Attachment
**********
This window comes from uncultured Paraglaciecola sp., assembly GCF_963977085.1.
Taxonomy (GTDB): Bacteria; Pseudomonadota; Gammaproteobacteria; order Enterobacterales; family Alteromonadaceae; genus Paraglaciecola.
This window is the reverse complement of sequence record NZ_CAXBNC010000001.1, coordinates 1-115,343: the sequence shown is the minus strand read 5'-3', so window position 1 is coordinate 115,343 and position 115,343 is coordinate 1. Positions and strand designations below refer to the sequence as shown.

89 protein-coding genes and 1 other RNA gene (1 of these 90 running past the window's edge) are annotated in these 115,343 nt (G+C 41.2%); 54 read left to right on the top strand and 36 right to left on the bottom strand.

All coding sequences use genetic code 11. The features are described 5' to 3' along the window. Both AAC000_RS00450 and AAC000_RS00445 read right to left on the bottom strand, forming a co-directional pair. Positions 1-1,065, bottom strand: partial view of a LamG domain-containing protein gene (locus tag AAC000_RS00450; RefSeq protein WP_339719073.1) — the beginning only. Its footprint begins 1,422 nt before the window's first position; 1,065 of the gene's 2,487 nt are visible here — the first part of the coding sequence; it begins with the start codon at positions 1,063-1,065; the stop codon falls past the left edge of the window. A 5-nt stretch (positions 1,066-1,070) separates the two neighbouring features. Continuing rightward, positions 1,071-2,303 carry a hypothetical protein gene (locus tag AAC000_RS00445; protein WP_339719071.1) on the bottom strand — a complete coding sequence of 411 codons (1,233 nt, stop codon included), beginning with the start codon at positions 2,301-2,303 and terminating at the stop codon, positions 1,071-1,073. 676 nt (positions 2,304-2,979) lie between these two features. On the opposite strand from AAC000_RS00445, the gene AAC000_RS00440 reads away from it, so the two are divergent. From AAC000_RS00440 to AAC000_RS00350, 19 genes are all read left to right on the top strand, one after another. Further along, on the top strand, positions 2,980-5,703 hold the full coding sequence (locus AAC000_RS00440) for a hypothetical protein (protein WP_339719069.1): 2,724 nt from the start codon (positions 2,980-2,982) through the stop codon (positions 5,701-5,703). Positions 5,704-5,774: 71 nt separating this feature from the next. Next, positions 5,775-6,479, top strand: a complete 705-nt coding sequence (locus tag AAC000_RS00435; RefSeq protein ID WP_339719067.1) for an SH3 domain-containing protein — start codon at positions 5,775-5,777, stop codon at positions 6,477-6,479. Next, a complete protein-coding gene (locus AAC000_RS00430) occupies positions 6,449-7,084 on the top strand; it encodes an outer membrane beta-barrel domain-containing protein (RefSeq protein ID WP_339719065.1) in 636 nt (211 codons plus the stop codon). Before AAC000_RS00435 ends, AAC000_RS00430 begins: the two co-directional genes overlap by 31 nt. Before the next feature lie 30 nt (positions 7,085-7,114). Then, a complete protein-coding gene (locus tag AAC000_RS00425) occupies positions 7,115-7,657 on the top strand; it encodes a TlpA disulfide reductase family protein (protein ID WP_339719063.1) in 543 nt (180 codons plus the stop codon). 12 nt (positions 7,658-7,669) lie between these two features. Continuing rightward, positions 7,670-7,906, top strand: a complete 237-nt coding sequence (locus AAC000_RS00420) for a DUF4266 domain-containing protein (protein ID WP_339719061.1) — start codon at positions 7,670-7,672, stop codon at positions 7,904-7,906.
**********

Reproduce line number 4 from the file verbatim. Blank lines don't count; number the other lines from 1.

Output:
89 protein-coding genes and 1 other RNA gene (1 of these 90 running past the window's edge) are annotated in these 115,343 nt (G+C 41.2%); 54 read left to right on the top strand and 36 right to left on the bottom strand.